Irish Refugee Council’s report on Children in Direct Provision

Report Summary

  • 1/3 of all asylum seekers living in Direct Provision in Ireland are children.  This is approximately 2,000. Time period in DP can range from less than one year to seven years.
  • Main issue areas in report: Safe environment. Overcrowding and Family Life. Food and Malnutrition. Exclusion and Poverty. Play and Development and Education and Participation.

Safe environment and Overcrowding and Family Life

  • DP is NOT a natural family environment. Residents live in confined spaces.
  • Often unhygienic living areas.
  • The centres do not have separate bathrooms, children then share communal bathrooms with grown men and women.
  • Children may live in a room with their entire family or share with other families and people who are of various ethnic, cultural, religious and linguistic backgrounds. Different genders may also share the same room.
  • Teenagers and young adults share room with their parents.
  • Children can be exposed to violent and sexual behaviour.
  • Long duration of stay and confined living space can lead to depression and mental health problems.
  • Child illness can also spread rapidly due to confined space.
  • Inadequate heating and poor insulation leads to health problems.

Food and Malnutrition

  • Lack of appropriate and nutritious food. Food available may not be suitable to cultural and religious beliefs of residents.
  • Parents cannot afford to subsidise children’s diet.  There are cases of malnutrition among children and expectant mothers. Children suffer from chronic gastric illnesses.
  • High level of fatty foods and a lack of vegetables and fruit.
  • Self-catering options continue to be reduced by RIA.

Exclusion and Poverty

  • No child benefit for asylum seeker children. Parents routinely must buy school books etc. from their €19.10 allowance.
  • Personal development of child impinged upon.  Children come from upheaval. The shape of the DP system – dispersals and transfers effects children’s coping mechanisms.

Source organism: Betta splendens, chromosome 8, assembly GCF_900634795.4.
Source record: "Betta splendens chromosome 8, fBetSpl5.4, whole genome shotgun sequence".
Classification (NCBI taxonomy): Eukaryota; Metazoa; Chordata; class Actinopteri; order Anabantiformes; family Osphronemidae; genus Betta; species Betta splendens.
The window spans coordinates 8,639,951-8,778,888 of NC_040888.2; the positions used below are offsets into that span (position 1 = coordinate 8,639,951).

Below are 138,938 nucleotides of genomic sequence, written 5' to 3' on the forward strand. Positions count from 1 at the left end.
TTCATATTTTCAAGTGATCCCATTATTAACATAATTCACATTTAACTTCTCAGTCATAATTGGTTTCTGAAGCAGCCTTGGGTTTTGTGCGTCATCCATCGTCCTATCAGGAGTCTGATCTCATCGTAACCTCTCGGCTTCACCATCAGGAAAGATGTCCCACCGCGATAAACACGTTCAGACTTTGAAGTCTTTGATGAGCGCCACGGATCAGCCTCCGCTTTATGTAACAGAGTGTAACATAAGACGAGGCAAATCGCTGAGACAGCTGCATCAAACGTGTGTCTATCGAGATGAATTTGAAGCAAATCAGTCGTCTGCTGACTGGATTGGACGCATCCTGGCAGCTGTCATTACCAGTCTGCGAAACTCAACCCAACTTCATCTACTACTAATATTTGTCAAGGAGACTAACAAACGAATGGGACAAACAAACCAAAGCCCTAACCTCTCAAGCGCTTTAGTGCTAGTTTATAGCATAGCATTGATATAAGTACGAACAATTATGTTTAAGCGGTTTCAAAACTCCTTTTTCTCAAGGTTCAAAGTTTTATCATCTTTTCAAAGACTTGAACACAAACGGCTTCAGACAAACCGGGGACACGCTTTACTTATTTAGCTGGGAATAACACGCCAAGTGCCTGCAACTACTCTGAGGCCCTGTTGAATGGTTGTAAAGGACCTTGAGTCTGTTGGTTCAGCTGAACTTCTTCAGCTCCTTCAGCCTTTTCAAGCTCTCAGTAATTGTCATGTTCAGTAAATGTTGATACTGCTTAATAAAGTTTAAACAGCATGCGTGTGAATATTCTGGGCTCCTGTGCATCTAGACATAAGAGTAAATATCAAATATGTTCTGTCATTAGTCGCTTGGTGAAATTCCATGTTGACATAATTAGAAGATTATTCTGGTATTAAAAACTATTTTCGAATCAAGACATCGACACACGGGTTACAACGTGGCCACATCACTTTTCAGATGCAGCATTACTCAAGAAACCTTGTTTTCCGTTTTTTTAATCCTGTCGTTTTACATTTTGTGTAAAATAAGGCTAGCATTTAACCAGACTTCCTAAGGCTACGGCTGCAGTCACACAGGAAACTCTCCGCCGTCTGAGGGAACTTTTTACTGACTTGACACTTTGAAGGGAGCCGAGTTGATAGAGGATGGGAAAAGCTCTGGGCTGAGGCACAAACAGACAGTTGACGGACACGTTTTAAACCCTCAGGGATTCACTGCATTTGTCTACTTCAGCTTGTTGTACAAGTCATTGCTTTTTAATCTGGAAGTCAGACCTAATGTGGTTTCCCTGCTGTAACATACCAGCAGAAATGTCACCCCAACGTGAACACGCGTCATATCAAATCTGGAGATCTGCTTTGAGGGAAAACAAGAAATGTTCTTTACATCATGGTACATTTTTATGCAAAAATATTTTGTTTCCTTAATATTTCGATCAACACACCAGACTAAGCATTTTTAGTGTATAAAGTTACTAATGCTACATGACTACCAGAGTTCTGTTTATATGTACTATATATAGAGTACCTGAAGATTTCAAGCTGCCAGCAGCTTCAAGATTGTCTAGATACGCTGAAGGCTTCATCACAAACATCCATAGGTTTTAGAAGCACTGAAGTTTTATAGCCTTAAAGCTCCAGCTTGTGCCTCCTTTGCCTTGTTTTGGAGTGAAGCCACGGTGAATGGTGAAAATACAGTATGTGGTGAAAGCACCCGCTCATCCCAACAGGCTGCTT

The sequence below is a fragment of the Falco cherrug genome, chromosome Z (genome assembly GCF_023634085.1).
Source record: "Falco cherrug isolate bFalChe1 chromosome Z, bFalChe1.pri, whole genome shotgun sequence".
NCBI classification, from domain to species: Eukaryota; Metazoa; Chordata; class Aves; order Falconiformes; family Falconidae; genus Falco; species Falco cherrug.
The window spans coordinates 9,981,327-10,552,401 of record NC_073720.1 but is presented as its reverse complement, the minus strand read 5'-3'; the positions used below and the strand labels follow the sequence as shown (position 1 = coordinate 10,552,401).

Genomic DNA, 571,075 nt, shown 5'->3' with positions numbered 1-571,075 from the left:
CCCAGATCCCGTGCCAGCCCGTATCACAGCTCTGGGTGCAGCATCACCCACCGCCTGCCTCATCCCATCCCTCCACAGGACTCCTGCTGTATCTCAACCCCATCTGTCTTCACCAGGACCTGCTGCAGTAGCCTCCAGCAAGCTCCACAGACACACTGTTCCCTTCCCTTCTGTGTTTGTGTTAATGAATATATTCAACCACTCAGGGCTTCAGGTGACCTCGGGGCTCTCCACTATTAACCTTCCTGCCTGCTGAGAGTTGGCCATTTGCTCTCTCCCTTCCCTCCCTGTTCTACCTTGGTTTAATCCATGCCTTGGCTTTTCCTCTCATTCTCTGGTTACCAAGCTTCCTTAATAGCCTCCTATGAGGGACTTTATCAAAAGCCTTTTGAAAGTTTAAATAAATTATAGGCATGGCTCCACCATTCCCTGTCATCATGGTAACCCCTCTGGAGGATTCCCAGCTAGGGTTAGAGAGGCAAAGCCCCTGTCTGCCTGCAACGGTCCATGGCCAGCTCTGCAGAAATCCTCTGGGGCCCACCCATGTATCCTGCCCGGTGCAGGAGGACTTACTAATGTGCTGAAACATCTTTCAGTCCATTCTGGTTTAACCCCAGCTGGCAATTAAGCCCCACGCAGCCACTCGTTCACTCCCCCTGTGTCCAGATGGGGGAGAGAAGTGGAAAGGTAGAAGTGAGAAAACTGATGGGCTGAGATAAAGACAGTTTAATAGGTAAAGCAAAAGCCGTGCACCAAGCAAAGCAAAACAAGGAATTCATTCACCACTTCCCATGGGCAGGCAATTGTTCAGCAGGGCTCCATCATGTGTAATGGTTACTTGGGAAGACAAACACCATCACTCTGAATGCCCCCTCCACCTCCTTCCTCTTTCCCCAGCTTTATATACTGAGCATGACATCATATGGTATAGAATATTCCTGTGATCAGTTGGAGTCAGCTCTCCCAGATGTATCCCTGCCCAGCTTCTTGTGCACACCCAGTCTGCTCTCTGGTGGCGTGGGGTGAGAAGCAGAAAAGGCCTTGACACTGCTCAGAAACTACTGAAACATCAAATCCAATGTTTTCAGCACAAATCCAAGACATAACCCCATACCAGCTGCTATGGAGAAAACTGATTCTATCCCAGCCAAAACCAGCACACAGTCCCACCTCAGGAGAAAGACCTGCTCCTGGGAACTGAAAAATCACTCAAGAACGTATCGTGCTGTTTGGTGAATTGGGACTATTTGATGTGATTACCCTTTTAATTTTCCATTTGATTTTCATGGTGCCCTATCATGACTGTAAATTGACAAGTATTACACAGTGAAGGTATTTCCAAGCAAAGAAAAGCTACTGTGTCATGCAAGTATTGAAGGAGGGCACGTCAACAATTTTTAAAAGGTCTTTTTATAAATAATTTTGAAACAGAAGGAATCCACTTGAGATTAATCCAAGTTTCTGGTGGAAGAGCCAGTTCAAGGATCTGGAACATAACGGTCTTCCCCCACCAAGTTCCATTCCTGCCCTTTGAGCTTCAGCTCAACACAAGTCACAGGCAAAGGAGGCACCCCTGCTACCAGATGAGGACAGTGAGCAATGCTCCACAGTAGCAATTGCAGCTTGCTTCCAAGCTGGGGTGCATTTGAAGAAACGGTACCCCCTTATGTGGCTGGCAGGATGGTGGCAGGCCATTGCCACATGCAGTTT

• Witnessing and fear of deportation harms psychological development.
  • Insufficient access to resources means lessened participation in society. Centres are usually outside of towns, harming integration with local communities.

Play and Development

  • Little access to play areas or safe space to play. May be dirty, lack of toys which may be broken. Lack of preschool facilities.
  • Children cannot invite friends to play who live outside DP.

Education and Participation

  • Difficult to secure places for children in schools.
  • Difficulty with transportation to schools from DP centres.
  • No space in DP centres for children to do homework.


  • Ensure that heating, hot water and cleanliness are guaranteed in the accommodation centres .
  • Ensure that DP is a safe environment for children and that they are not exposed to inappropriate behaviour.
  • Ensure children have access to private toilet facilities.
  • Ensure families have adequate space – both play and homework areas.  Parents must have separate rooms to their children.
  • Ensure families and children can choose, prepare and eat healthy foods.
  • Allow asylum seekers who have been in Ireland for more than 12 months to be able to work in order to provide for their children.
  • Increase social welfare payments for all families and reinstate child benefit for all children in Ireland.
  • To fully participate in education there must be the economic means to buy school supplies and attend school trips.
  • Allow asylum children to host non-resident friends in a safe environment.
  • Cultural and religious needs of families must be considered before dispersal.
  • Government should conduct an independent inquiry to acknowledge and investigate complaints, grievances and child protection concerns reported by the residents, children, NGO’s and support agencies.
  • If these recommendations cannot be met children should be removed immediately from DP.
  • DP needs to be replaced by a more fair and equitable system